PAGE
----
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M. Simoni, G. F. Weinbauer, R. K. Chandolia, and E. Nieschlag


Testicular androgens are known to influence not only the secretion but also the bioactivity and molecular composition of pituitary FSH. In the present study, we investigated the effects of chronic androgen blockade and castration on the molecular heterogeneity of the gonadotrophin. Groups of male adult rats (five animals per group) received one of the following treatments: vehicle, the non-steroidal anti-androgens casodex (20 mg/kg per day) or flutamide (20 mg/kg per day), or castration. After 8 weeks, the animals were killed and individual pituitary homogenates fractionated by isoelectric focusing (IEF) on sucrose density gradients in the pH range 2·5–8. FSH was measured by radioimmunoassay (RIA) in the individual fractions and by in-vitro bioassay (Sertoli cell aromatase bioassay) in pools of fractions which were combined according to pH intervals of 0·5 units. Bioactive and immunoreactive FSH were also measured in sera and unfractionated pituitary extracts. Testosterone and inhibin were assayed in sera by RIA.

A significant increase in serum immunoreactive and bioactive FSH was demonstrated in flutamide-treated and castrated animals, whereas the pituitary content of bioactive FSH remained unchanged in the four groups. Serum testosterone and inhibin were undetectable in castrated animals and significantly increased in those treated with flutamide. By RIA, the IEF profiles of the flutamide-treated and castrated rats showed a significant reduction of the FSH isoforms with 3·5<pI<4, with a significant increase in the isoforms with pI>4 only in the castrated group. By bioassay, there was a significant decrease in the isoforms with 3·5<pI<4 in both casodex- and flutamide-treated animals, with no significant differences between the two groups. Castration caused a further significant shift in the relative distribution of FSH isoforms towards the less acidic components, with a significant increase in the isoforms with 5<pI<5·5 not attained by androgen blockade alone.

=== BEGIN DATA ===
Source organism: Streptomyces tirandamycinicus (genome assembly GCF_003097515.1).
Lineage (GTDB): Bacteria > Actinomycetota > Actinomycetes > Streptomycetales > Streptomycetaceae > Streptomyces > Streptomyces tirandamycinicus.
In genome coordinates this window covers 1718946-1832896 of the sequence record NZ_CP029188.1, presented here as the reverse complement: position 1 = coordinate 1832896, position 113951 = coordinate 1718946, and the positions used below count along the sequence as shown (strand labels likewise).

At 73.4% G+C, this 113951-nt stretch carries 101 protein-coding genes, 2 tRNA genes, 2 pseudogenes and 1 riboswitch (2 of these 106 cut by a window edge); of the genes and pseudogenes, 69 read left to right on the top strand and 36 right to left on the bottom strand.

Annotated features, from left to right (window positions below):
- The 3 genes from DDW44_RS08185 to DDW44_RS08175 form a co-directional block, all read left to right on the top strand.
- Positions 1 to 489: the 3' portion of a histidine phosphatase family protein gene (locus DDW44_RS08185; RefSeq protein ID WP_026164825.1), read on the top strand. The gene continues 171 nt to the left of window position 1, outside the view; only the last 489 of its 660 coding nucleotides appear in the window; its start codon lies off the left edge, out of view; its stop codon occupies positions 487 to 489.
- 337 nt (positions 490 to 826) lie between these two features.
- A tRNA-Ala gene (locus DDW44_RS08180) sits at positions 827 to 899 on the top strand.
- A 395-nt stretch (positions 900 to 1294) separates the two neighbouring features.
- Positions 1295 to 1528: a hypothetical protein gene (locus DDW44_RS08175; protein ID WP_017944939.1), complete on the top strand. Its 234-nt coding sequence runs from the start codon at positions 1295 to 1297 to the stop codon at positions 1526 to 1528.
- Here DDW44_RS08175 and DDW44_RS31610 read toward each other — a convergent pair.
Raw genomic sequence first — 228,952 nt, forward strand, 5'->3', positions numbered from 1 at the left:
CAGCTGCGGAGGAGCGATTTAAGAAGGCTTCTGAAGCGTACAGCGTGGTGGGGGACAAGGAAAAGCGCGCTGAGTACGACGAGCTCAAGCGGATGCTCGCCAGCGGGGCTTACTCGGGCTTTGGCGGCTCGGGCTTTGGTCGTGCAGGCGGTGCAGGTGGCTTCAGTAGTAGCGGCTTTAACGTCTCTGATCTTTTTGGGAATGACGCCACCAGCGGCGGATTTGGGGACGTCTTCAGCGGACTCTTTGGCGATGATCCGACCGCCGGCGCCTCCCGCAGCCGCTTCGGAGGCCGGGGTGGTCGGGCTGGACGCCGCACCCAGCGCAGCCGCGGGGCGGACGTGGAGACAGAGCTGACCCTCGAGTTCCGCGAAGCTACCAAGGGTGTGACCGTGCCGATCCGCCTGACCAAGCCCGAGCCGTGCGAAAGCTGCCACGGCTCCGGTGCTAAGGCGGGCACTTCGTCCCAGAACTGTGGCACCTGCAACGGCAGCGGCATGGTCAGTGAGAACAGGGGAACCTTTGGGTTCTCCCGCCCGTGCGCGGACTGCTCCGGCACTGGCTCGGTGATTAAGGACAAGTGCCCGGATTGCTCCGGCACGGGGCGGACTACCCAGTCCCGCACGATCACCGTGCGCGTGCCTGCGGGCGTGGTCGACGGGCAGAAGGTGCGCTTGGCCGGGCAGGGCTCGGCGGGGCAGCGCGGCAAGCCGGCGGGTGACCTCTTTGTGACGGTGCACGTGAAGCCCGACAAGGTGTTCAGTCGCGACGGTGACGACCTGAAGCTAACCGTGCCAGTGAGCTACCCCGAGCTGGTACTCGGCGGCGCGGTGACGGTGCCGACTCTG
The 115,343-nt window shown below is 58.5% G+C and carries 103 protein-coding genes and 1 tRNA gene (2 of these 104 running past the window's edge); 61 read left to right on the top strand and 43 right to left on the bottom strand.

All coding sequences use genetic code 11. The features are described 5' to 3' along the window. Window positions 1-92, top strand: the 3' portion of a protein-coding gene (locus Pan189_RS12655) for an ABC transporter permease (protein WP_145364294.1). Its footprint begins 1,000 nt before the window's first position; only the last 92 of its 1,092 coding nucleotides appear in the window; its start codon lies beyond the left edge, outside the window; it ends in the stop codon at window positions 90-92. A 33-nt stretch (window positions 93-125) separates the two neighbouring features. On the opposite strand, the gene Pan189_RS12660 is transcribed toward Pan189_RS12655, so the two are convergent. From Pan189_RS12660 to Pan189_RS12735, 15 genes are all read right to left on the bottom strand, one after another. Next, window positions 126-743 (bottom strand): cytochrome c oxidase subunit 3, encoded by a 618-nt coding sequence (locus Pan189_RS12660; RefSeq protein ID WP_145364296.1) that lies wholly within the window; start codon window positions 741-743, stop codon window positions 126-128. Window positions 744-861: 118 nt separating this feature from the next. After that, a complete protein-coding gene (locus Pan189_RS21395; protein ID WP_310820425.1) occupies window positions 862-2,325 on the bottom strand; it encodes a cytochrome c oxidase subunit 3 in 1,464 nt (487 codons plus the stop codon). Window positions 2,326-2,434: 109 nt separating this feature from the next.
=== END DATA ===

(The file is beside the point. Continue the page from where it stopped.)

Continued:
These results suggest that the effects of long-lasting castration on pituitary FSH heterogeneity cannot be entirely reproduced by the androgen blockade. Since inhibin, eliminated by castration but not by androgen blockade, is a major regulator of FSH in the male rat, we speculate that it might not only influence FSH secretion but also modulate its qualitative properties.

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J Gromoll, T Ried, H Holtgreve-Grez, E Nieschlag, and T Gudermann


Screening of a human genomic library with a cDNA probe corresponding to the transmembrane domain of the FSH receptor (FSHR) resulted in the identification of a positive clone with a DNA insert of approximately 17·5 kb. Part of the clone encoded exon 10 of the FSHR gene. Sequence analysis of this exon revealed an open reading frame corresponding to base positions 855–2085 of the FSHR cDNA, thereby coding for 410 amino acids. Exon 10 was found to comprise the seven transmembrane domains, the C-terminal intracellular domain and a fragment of 81 amino acids belonging to the extracellular N-terminal domain of the FSHR. The exon/intron boundary is in phase 2 and the amino acid which resides in this junction is isoleucine. The genomic clone was used to map the chromosomal localization of the human FSHR gene. In situ hybridization experiments allowed the allocation of the human gene to chromosome 2 p21. As this position is identical to that of the human LH receptor gene, these two receptor genes may have evolved from a common ancestor.